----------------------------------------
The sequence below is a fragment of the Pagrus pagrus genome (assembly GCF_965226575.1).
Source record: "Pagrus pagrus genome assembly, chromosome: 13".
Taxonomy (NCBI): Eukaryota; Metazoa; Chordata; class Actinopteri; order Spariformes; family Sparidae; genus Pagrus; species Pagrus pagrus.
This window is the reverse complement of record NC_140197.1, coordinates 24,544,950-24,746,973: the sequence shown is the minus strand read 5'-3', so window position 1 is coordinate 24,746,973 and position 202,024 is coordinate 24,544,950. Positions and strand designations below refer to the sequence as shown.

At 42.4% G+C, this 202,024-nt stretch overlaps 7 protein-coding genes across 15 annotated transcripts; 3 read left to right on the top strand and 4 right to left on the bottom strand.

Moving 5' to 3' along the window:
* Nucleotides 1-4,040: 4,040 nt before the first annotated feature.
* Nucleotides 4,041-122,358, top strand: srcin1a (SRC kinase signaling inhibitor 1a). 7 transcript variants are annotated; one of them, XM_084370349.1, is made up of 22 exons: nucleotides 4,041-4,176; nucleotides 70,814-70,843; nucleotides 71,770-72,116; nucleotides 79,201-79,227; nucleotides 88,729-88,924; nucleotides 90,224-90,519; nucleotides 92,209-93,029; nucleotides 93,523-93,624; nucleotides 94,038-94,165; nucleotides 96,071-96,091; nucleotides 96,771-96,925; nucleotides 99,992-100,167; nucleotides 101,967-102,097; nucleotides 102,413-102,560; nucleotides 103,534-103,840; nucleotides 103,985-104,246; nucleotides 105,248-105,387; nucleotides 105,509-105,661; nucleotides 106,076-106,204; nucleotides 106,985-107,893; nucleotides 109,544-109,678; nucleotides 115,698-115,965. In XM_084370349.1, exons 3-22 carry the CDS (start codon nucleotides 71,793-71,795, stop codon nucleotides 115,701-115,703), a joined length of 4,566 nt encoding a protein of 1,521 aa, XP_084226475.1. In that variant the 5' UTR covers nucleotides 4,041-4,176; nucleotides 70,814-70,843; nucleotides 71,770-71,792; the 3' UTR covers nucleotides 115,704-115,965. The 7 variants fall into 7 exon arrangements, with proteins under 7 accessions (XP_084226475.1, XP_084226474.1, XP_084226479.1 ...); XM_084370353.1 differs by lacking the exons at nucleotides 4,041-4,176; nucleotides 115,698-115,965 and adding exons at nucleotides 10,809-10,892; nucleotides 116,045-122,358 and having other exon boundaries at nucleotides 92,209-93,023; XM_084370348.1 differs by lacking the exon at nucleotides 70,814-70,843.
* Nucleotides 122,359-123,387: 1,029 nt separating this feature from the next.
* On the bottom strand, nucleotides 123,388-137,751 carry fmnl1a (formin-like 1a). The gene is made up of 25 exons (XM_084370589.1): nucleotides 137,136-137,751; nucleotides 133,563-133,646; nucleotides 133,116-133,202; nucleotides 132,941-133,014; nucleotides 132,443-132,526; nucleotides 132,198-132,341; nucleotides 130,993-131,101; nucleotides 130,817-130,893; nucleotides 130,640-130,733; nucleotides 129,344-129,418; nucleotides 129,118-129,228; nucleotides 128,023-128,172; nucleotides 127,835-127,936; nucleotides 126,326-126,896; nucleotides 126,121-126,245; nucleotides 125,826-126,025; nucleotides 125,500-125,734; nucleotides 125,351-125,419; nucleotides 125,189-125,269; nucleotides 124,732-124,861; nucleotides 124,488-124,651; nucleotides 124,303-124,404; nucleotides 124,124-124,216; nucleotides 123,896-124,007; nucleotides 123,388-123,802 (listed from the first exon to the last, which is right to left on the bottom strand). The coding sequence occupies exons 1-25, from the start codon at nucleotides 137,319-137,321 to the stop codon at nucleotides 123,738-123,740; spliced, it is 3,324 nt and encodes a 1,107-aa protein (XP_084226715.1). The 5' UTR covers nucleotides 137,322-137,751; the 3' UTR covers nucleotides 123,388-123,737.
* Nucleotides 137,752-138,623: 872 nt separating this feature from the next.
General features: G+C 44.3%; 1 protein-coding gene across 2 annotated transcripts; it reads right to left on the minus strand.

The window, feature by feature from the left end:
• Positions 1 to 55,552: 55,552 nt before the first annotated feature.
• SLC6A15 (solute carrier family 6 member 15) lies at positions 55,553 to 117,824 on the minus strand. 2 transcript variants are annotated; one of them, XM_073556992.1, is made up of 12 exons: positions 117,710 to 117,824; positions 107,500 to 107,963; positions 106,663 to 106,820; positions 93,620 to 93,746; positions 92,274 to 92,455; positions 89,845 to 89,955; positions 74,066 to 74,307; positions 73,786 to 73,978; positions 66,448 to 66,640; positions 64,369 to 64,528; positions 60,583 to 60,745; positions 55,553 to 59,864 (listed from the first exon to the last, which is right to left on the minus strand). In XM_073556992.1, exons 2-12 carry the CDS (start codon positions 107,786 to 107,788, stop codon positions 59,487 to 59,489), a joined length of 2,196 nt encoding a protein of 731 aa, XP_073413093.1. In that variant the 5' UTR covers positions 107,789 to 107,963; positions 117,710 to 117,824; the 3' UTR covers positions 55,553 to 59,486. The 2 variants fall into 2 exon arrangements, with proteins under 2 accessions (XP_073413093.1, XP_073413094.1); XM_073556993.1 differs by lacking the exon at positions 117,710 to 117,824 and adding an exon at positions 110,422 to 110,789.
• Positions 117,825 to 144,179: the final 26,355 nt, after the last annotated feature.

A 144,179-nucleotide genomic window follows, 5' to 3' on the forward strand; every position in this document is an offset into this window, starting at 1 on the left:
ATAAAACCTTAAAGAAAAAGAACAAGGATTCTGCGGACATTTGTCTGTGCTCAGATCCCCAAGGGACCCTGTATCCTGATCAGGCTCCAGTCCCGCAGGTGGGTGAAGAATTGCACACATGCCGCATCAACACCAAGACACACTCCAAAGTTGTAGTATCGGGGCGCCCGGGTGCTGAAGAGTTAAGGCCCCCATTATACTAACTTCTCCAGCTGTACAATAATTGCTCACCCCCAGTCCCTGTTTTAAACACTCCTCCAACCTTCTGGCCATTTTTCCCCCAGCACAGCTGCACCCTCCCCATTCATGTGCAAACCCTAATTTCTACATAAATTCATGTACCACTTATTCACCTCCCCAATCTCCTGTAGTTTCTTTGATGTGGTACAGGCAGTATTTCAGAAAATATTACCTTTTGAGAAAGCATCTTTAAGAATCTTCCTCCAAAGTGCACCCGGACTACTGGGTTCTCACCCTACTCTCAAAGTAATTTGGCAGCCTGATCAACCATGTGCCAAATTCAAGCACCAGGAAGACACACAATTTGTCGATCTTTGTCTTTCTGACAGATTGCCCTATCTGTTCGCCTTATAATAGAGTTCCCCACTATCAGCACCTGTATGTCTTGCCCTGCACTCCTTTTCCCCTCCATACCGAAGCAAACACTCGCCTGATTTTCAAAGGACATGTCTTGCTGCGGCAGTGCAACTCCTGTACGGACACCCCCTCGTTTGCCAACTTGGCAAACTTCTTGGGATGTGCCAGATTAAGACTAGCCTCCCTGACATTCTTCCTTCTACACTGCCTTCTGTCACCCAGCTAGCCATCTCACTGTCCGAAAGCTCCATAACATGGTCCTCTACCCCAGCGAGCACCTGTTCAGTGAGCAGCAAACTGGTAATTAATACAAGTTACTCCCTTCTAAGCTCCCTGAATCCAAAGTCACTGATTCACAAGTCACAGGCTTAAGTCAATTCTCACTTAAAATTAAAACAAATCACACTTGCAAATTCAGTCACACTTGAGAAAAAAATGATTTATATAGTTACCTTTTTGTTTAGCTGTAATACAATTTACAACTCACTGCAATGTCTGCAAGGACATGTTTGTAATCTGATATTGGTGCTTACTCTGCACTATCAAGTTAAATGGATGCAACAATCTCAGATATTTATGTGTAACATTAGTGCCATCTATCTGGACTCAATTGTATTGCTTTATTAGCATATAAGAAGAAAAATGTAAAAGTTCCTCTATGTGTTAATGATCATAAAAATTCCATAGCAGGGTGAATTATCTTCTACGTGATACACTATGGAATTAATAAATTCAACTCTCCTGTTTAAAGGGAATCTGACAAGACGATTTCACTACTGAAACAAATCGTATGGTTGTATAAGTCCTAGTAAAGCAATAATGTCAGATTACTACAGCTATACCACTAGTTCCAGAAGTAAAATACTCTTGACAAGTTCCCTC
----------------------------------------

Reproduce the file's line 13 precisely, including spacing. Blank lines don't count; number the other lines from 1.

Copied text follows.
The window, feature by feature from the left end: